Houston Chronicle
by R. D. Heldenfels

Unpredictable 'Now and Again'
spices up show with a little chaos

It takes some doing to bring a person back from the dead once, let alone twice.

But Glenn Gordon Caron is planning to do it on his fine romantic comedy-drama series Now and Again. And given how the series has gone so far, he'll probably pull it off.

The series began with John Goodman playing an insurance man, Michael Wiseman, killed in a subway accident. Though his body is destroyed, Michael's brain is saved and transplanted into a new, scientifically engineered body (courtesy of actor Eric Close) for use in special government projects.

The last we saw of Goodman was in the series' premiere, though Now and Again creator Caron said awhile back that Goodman "keeps calling and joking about his identical twin cousin Larry making an appearance."

And in a recent telephone interview from his New York offices, Caron said, "John Goodman is coming back."

Caron was hazy about the details, not surprising on a show that likes to startle viewers with sudden turns in plot and dialogue.

Still, he said, "It's not technically a flashback. It's something dealing with the life of Michael Wiseman before he was killed."

It's also something that wasn't clear to Caron when the series started last fall. At a press conference last July, he said that if Goodman were to come back, "I think it should be for an important reason ... and in some important context, which I haven't figured out yet."

Writer-producer-director Caron, who has worked mainly on big-screen films after making a TV splash with the 1985-89 series Moonlighting, set out to make a TV show that offered almost limitless possibilities.

"I've always worried that ... repetition would kill me," he said. Now and Again offers a foundation for variety.

The body-changing story sets up fantasy adventures. Michael's relationship with the brilliant scientist Theodore Morris (Dennis Haysbert) at times recalls buddy comedies. Michael's emotional ties to his wife Lisa (Margaret Colin) -- who is not allowed to know Michael is alive -- give the show an aching romantic underpinning. Even Michael's daughter Heather (Heather Matarazzo) takes center stage at times. And thosecharacters have led into ruminations on faith, marital love and the very nature of identity.

That array of characters and situations has a practical effect beyond stories. Moonlighting was focused on stars Bruce Willis and Cybill Shepherd, so problems with either could stall the show.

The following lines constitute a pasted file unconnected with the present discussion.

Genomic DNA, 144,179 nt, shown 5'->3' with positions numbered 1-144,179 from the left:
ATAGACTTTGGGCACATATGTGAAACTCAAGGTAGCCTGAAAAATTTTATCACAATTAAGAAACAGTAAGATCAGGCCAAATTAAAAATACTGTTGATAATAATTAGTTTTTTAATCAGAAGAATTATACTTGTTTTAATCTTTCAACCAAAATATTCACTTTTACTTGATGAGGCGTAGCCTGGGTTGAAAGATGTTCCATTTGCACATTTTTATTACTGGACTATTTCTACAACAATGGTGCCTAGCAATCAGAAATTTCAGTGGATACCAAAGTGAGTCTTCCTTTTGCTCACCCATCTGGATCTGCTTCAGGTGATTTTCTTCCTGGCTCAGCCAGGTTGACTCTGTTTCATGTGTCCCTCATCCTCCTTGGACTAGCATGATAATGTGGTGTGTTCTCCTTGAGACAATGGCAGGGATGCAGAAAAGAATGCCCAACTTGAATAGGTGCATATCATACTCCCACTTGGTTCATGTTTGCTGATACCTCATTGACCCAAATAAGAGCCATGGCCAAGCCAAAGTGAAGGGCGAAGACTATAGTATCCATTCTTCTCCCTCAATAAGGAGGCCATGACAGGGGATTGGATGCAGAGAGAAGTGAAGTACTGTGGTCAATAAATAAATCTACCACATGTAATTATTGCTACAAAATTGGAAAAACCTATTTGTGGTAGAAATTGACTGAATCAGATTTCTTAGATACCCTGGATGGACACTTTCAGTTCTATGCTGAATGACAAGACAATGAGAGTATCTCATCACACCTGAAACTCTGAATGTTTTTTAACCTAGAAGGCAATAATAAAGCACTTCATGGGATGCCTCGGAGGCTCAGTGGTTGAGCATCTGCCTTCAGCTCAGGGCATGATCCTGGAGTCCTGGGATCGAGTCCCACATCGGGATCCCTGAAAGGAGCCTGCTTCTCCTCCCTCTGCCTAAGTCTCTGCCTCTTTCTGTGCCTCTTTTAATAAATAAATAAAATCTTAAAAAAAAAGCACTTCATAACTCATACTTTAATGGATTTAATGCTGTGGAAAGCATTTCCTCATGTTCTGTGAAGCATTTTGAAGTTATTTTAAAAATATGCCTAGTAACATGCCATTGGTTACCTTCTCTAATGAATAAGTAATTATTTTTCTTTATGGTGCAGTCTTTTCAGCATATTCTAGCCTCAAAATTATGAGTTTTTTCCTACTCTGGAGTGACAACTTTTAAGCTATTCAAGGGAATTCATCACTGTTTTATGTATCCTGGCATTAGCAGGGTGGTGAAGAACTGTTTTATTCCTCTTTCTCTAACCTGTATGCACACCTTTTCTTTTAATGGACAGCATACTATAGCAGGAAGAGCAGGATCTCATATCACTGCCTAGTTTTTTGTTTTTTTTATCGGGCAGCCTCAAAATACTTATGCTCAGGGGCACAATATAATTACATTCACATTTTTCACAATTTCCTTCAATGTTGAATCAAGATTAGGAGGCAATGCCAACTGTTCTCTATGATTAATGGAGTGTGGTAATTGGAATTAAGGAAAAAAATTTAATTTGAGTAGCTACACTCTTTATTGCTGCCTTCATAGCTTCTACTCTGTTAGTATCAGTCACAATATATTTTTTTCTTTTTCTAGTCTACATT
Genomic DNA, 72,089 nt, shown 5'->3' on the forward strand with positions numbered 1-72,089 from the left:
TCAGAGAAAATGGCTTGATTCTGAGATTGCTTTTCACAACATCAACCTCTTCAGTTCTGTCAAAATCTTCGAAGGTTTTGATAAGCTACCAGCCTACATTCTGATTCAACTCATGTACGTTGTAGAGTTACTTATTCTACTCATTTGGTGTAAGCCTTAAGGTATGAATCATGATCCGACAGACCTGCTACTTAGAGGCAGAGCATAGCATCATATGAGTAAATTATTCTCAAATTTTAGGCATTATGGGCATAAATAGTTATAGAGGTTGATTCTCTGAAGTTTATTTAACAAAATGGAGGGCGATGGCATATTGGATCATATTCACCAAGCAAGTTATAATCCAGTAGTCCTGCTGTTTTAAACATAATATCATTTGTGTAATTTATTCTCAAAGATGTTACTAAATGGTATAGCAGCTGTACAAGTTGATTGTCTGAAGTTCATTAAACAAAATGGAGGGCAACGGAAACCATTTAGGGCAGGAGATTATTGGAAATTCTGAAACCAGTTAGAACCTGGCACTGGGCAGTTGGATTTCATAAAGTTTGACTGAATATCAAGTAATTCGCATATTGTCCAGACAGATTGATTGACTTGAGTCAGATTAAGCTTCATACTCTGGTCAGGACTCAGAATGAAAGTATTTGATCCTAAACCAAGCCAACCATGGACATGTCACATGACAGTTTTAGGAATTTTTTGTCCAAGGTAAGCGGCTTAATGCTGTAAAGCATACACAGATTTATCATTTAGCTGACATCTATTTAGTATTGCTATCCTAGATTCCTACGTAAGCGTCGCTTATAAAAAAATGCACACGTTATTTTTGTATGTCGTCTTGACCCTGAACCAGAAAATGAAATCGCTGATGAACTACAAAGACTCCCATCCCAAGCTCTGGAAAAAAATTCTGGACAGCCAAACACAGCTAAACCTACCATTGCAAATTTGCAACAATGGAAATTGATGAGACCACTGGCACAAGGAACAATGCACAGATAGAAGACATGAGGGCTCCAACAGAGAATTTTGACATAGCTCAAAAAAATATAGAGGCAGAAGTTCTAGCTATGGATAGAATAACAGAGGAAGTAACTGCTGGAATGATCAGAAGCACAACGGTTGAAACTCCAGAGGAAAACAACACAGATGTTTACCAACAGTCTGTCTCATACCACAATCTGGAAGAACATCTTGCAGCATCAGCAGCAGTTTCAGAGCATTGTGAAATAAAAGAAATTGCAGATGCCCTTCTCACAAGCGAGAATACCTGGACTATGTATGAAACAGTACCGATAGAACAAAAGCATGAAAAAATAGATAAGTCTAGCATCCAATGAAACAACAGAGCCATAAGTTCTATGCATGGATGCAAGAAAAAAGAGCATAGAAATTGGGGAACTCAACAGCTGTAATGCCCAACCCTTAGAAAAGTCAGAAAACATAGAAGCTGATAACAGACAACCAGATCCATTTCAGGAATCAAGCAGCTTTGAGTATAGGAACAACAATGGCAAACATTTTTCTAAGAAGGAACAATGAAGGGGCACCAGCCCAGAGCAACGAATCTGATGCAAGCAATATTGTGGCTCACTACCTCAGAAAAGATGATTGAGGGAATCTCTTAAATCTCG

Now and Again, Caron said, "is much more, by design, an ensemble format. ... No one feels the oppressive weight of carrying the show."

Still, for all the thought that went into the new series, Caron has seen other things as he's gone along.

Of Colin, he said: "I was just blown away by her in the pilot, and she just continues to amaze me. She brings this wonderful mix of ache and humanity." Close, meanwhile, has shown a finely tuned knack for comedy -- ever more evident in the hilarious Wiseman-Morris relationship -- and "I see him growing from week to week."

Sometimes all sorts of things come together at once. In one episode, Heather was injured, and Michael tried to get a look at her in the hospital -- while wearing a suit that could give off bright light. The light went off, convincing Heather she had seen an angel, and starting a discussion of whether she did, if people were going to believe that she did -- and how her life would be if no one believed her. At the end, Heather had to rely not on some easy proof of her belief, but on the belief itself.

And all that started with Matarazzo, best known for her movie work, most notably in 1995's Welcome to the Dollhouse. Caron said, "When we were doing the pilot, I just felt so proud that Heather did a TV series ... (that) I said, 'I'm going to develop an episode just for you.' "

At the same time, he said, "I wanted to do something about the power of faith." He thenremembered an odd ritual from his college days, which led him to the old story of King Arthur and the sword in the stone, all the while pondering as well the vulnerability of a high-school student like Heather, especially "if everybody says you're nuts." The angel came up during talks with writer-producer Marlane Meyer -- "The angel may have been from me, it may have been her," Caron said.

The end result was something that left Caron "very pleased" -- igh praise from someone who concedes "there are some shows where you just go 'eh' " and "I approach everything with this major sense of dread."

February 2, 2000